Sometimes it can be a challenge to grasp how natural events are changing over time. We often look at the mountains here in Vancouver and reflect on how “the skiing was so much better 20 years ago!” or we comment on how “summers have never been hotter!”, but these types of anecdotes are frequently tossed around without much reference to real data.
In an effort to more deeply understand the current threat posed by flooding here in Canada, we decided to take a look at our past. We asked the question: Has flood occurrence in Canada increased over the past 100 years? And if so, by how much? Luckily an appropriate dataset already existed, in the form of the federal government’s Canadian Disaster Database or CDD. The methodology used to populate this dataset is unclear and inconsistent, and should be reviewed. However, it is the only public dataset in Canada that provides information on flood damages. As described on the CDD website,
“the CDD tracks ‘significant disaster events’ which conform to the Emergency Management Framework for Canada definition of a “disaster” and meet one or more of the following criteria:
- 10 or more people killed
- 100 or more people affected/injured/infected/evacuated or homeless
- an appeal for national/international assistance
- historical significance
- significant damage/interruption of normal processes such that the community affected cannot recover on its own”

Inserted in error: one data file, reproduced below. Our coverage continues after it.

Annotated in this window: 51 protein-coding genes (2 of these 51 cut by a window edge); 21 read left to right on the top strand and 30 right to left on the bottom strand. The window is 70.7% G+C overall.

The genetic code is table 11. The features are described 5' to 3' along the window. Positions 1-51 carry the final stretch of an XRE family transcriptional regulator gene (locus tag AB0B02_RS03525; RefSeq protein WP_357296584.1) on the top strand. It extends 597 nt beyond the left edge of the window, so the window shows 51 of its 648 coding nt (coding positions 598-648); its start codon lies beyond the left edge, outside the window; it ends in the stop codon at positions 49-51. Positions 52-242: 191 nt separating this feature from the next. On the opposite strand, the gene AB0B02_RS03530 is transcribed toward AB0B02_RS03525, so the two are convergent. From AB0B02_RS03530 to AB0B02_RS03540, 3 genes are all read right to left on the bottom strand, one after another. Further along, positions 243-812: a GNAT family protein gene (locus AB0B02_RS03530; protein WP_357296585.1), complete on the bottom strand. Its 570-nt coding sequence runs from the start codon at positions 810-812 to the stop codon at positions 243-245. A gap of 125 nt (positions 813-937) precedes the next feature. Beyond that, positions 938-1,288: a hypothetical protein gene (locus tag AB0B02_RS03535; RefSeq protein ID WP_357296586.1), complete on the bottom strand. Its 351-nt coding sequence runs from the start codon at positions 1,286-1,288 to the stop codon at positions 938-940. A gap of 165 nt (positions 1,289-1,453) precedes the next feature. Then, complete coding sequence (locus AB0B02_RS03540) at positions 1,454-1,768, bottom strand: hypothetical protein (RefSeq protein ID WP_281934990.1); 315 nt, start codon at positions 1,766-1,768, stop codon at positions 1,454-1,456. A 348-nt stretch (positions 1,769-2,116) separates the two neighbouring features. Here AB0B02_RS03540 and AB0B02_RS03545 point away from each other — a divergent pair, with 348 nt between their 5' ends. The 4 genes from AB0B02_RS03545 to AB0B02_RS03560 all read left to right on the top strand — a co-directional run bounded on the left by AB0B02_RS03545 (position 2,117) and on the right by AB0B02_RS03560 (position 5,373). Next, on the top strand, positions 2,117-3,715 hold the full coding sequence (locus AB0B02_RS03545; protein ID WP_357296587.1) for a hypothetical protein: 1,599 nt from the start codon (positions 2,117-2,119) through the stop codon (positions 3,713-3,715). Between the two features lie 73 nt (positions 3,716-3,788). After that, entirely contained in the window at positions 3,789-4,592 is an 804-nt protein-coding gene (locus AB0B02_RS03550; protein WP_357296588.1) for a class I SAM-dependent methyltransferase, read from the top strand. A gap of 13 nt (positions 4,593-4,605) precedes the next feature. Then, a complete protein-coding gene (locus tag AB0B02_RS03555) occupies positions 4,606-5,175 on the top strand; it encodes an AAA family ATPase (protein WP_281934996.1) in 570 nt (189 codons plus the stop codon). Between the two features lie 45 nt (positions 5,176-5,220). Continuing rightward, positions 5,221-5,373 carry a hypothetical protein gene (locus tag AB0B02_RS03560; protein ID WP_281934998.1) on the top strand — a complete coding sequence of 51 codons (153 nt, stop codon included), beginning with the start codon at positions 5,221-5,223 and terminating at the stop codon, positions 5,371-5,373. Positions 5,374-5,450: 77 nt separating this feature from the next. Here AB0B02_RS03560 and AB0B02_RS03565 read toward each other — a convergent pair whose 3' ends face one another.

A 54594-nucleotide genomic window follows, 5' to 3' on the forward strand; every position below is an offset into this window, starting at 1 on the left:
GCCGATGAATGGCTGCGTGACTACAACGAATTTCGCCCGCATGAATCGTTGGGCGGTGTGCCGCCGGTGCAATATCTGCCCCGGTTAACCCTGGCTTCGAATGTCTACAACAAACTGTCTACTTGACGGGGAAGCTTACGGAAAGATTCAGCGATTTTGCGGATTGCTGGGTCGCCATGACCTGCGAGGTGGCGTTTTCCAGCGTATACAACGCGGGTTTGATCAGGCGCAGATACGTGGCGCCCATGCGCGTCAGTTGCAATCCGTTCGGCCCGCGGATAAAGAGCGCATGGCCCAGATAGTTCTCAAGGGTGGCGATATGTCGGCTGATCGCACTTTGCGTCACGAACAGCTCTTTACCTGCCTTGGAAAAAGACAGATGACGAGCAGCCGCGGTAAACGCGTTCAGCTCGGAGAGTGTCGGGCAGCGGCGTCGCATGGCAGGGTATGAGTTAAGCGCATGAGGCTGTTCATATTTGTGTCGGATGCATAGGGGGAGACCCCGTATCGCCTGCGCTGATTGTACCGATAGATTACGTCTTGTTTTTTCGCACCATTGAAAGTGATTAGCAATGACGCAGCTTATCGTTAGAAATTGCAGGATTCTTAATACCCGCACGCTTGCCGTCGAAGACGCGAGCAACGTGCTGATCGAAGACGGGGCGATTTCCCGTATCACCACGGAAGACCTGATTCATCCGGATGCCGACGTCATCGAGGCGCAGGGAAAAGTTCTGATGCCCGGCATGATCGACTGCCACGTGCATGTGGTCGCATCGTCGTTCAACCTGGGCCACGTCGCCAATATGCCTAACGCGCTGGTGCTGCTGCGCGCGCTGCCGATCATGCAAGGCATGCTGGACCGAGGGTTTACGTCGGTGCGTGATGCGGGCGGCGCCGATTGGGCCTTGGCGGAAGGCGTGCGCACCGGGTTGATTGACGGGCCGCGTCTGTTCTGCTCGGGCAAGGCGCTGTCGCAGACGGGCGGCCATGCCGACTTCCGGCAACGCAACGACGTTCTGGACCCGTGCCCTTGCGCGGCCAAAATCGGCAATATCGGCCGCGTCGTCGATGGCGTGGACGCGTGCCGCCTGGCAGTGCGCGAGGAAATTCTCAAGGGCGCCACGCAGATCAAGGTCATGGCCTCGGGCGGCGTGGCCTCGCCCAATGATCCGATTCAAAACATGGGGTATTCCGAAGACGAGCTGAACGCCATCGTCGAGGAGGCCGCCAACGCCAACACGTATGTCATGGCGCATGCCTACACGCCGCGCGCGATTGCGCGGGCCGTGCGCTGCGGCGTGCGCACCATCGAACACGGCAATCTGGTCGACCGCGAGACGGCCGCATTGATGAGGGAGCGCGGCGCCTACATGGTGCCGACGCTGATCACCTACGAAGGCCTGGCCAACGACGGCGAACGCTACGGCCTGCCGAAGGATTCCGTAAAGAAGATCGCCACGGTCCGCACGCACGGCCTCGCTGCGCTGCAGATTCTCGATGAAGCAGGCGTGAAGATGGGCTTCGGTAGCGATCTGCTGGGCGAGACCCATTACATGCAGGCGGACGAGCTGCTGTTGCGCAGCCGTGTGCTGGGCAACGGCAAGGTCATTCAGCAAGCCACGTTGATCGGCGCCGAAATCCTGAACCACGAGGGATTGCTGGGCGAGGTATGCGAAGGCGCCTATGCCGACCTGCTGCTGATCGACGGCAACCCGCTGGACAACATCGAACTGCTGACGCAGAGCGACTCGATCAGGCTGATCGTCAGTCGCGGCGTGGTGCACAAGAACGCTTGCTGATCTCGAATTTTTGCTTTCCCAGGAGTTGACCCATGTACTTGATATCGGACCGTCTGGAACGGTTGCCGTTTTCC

This dataset provides us with information on major flood events, however it does not let us visualize the data in a geospatial and temporal context. In order to address this gap, we georeferenced the data and used the excellent tool CartoDB to visualize it over time. With this visualization, we immediately identified a powerful trend. As you can see below, the data clearly shows that flood occurrence has increased over the past 100 years, going from 3 significant floods between 1900-1909 to 57 between 1990-1999. This is due to many factors, from the lack of data, to the number of people living in floodplains across the country. Regardless, the take home message is that damaging floods are becoming more frequent, and that they happen somewhere in the country every year.
Recognizing that the frequency of flood events is increasing over time is important when allocating resources to deal with them. We cannot expect to approach flood management with the same toolkit we used 50 years ago. As flood frequency and severity increase, so must our capacity to reduce our risk.
We hope to keep working with this dataset to help visualise and inform. If you have any ideas on how you’d like us to next use the data – we have a few of our own – please let us know at email@example.com